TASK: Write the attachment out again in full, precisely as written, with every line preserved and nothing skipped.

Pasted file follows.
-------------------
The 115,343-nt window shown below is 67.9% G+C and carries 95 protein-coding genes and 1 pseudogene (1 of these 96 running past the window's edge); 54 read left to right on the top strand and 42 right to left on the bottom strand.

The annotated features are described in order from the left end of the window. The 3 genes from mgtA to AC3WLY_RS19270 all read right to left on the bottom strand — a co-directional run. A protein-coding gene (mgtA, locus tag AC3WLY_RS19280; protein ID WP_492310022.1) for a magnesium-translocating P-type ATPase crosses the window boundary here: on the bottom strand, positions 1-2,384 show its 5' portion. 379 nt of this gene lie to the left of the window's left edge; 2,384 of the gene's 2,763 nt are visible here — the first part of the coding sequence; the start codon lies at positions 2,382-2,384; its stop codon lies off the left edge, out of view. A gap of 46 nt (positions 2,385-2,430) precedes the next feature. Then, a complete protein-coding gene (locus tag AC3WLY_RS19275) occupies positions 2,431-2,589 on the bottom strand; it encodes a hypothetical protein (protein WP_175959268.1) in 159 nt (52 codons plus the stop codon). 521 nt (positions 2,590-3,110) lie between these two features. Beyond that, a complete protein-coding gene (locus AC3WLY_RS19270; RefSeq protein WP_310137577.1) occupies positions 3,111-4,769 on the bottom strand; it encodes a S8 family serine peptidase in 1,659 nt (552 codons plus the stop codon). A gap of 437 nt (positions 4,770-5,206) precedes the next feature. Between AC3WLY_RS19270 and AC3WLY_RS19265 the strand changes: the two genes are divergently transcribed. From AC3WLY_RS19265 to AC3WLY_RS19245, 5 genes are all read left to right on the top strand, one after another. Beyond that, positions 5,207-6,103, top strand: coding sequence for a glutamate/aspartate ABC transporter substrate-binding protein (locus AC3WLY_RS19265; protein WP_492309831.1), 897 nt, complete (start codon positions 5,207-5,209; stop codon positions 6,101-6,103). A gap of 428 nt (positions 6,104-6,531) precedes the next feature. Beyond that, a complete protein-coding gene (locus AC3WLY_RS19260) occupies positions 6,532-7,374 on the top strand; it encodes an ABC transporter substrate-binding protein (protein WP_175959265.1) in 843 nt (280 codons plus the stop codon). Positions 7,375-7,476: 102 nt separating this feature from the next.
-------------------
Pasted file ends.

The 115,343-nt window shown below is 67.9% G+C and carries 95 protein-coding genes and 1 pseudogene (1 of these 96 running past the window's edge); 54 read left to right on the top strand and 42 right to left on the bottom strand.

The annotated features are described in order from the left end of the window. The 3 genes from mgtA to AC3WLY_RS19270 all read right to left on the bottom strand — a co-directional run. A protein-coding gene (mgtA, locus tag AC3WLY_RS19280; protein ID WP_492310022.1) for a magnesium-translocating P-type ATPase crosses the window boundary here: on the bottom strand, positions 1-2,384 show its 5' portion. 379 nt of this gene lie to the left of the window's left edge; 2,384 of the gene's 2,763 nt are visible here — the first part of the coding sequence; the start codon lies at positions 2,382-2,384; its stop codon lies off the left edge, out of view. A gap of 46 nt (positions 2,385-2,430) precedes the next feature. Then, a complete protein-coding gene (locus tag AC3WLY_RS19275) occupies positions 2,431-2,589 on the bottom strand; it encodes a hypothetical protein (protein WP_175959268.1) in 159 nt (52 codons plus the stop codon). 521 nt (positions 2,590-3,110) lie between these two features. Beyond that, a complete protein-coding gene (locus AC3WLY_RS19270; RefSeq protein WP_310137577.1) occupies positions 3,111-4,769 on the bottom strand; it encodes a S8 family serine peptidase in 1,659 nt (552 codons plus the stop codon). A gap of 437 nt (positions 4,770-5,206) precedes the next feature. Between AC3WLY_RS19270 and AC3WLY_RS19265 the strand changes: the two genes are divergently transcribed. From AC3WLY_RS19265 to AC3WLY_RS19245, 5 genes are all read left to right on the top strand, one after another. Beyond that, positions 5,207-6,103, top strand: coding sequence for a glutamate/aspartate ABC transporter substrate-binding protein (locus AC3WLY_RS19265; protein WP_492309831.1), 897 nt, complete (start codon positions 5,207-5,209; stop codon positions 6,101-6,103). A gap of 428 nt (positions 6,104-6,531) precedes the next feature. Beyond that, a complete protein-coding gene (locus AC3WLY_RS19260) occupies positions 6,532-7,374 on the top strand; it encodes an ABC transporter substrate-binding protein (protein WP_175959265.1) in 843 nt (280 codons plus the stop codon). Positions 7,375-7,476: 102 nt separating this feature from the next.